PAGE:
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South Africa’s Infrastructure Fund is here, minus corruption vows National Treasury

By Xolisa Phillip, in Johannesburg
Posted on Friday, 21 August 2020 12:26

New South African bank notes featuring an image of former South African President Nelson Mandela are displayed at an office in Johannesburg
South African bank notes are displayed at an office in Johannesburg January 17, 2013. REUTERS/Siphiwe Sibeko

South Africa’s R100bn (about $5.8bn) Infrastructure Fund is here, but there will no repeat of the large-scale corruption witnessed in 2010, says National Treasury director-general Dondo Mogajane.      

“We will ensure that [which] we had seen during the construction of the 2010 infrastructure roll-out does not happen. We’ve got lessons we’ve learnt from what we picked up when we rolled out the 2010 infrastructure,” says Mogajane.

The National Treasury, the Development Bank of Southern Africa (DBSA) and the newly established Infrastructure South Africa have partnered to make the Infrastructure Fund a reality.

This is two years after President Cyril Ramaphosa announced an Infrastructure Fund.

Once fully up and running, the fund will be used as gap funding for infrastructure investments, according to the parties. The National Treasury, DBSA and Infrastructure South Africa have entered into a memorandum of agreement, outlining each entity’s roles and responsibilities.

The support from the Infrastructure Fund will include blended co-funding, capital subsidies, as well as interest rate subsidies and government guarantees. The government has earmarked R100bn over 10 years, with the first R10bn provisioned in the February national budget.

“The R10bn is there, we didn’t touch it,” says Mogajane. That is despite considerable pressures on the fiscus arising from the COVID-19 crisis, which necessitated a reprioritisation of government spending.

Public procurement and the riddle of corruption

In the build-up to the 2010 Soccer World Cup, South Africa experienced an infrastructure boom, aided by the construction of stadiums and associated facilities.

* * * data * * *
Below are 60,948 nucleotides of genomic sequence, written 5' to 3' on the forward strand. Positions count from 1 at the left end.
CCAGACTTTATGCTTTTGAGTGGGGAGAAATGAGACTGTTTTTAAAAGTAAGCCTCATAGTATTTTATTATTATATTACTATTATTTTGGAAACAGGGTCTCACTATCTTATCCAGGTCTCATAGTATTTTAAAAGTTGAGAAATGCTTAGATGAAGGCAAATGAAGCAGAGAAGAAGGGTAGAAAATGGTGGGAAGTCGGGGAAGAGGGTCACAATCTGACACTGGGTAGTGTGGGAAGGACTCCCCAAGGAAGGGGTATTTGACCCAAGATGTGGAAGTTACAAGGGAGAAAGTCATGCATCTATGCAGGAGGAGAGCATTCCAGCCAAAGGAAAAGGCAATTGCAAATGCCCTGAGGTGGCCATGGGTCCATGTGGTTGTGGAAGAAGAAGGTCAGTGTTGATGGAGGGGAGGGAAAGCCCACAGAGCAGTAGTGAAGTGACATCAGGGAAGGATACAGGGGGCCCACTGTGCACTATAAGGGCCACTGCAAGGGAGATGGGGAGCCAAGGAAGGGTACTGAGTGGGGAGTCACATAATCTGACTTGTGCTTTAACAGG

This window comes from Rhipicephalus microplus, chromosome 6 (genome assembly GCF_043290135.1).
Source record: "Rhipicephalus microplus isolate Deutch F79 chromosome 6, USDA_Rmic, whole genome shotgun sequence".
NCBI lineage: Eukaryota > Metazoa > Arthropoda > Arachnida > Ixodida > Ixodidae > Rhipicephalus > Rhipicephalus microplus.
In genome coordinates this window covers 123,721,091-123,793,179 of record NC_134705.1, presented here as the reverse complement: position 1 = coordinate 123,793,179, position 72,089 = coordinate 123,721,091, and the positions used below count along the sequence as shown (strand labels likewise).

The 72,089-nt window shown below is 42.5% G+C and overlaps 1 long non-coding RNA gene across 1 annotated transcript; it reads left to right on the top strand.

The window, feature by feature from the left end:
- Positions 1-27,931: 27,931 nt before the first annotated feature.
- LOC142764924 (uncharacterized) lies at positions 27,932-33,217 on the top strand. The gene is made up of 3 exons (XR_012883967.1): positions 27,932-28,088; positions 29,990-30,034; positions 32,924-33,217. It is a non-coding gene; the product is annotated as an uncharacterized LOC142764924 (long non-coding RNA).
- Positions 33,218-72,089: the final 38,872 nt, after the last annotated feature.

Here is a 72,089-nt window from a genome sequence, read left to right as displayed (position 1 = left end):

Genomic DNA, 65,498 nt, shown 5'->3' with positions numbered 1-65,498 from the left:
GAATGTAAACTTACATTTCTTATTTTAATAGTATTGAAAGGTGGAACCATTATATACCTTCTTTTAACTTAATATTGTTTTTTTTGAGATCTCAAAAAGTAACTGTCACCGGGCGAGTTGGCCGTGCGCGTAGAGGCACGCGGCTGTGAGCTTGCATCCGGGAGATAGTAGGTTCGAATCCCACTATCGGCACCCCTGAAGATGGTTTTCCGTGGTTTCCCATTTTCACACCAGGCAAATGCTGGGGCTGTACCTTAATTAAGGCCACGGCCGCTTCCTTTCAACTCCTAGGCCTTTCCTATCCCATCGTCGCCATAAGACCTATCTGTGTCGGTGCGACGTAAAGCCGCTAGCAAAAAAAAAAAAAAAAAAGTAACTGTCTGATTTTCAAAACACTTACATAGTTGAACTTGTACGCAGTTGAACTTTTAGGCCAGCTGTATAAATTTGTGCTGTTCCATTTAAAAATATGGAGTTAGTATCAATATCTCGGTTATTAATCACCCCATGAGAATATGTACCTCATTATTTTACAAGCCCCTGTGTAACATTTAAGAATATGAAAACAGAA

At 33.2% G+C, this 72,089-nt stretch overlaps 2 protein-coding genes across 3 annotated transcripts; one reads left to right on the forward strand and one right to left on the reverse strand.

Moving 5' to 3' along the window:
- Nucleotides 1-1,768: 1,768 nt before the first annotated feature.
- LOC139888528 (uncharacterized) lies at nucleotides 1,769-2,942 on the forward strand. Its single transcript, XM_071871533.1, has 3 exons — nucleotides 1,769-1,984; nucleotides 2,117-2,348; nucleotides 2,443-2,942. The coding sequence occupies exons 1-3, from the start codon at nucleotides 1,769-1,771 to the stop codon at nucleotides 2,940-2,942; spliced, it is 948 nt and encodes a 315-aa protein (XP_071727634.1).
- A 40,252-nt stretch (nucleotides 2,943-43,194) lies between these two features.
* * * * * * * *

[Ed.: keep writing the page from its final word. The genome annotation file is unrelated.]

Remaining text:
However, that was marred by endemic corruption which resulted in major construction companies incurring massive fines for collusive pricing and tendering.

In recent weeks, National Treasury tightened emergency procurement regulations to stem the occurrence of widespread corruption. The initial regulations were intended to speed up the procurement of personal protective equipment (PPE) and make the process less onerous.

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But the PPE procurement process has been mired in controversy. President Ramaphosa’s spokesperson is currently on a leave of absence following revelations her husband might have allegedly irregularly benefited from a PPE tender. The National Treasury and DBSA have moved to dispel perceptions that the Infrastructure Fund will fall foul of governance.

Maximum vigilance

“… As custodians of public finance, we will ensure that we are like eagles and hawks on top of the funds,” assures the National Treasury director-general, pointing out that, “we’ve got procurement rules in place, and we will be strengthening them.” The Infrastructure Fund process should be transparent, fair and competitive, adds the National Treasury’s most senior official.

“We are not going to accept – whether it’s the corruptor or the corruptee – … into this space,” insists Mogajane. The National Treasury will facilitate funding requirements through the budget process and finance 50% of the Infrastructure Fund’s running costs.

But why the two-year delay? “Unfortunately, [there has been] … no proper pipeline of projects,” explains Mogajane. Now, however, there are 55 projects – and others with potential.

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“I couldn’t agree more with Mr Mogajane on the corruption … [and] making sure our procurement is in no way compromised,” says Patrick Dlamini, the DBSA CEO. “We want this thing to work. We are not going to disappoint you on this one.”

Infrastructure pathway to greener future

Dlamini explains there is a lot of funding becoming available from international bodies, which will be able to come in and blend finance. Crucially, this funding will come on stream during the early stages in the form of risk capital.

Dlamini envisages that brownfield projects, greenfield projects, sustainable development and green energy will form part of the infrastructure mix. “We will see all manner of projects talking to the sustainable development of this country,” says the DBSA CEO.

A key consideration will be how projects will contribute to South Africa’s low carbon trajectory. “We are one of the signatories to the United Nations. How do we [then] drive the ambition of the Paris Accord,” says Dlamini.

Some of the answers lie in sustainable infrastructure development. Kgosientso Ramokgopa, the Infrastructure South Africa CEO, said: “The fund is an instrument. There is a robust exercise in terms of prioritising and packaging projects.”

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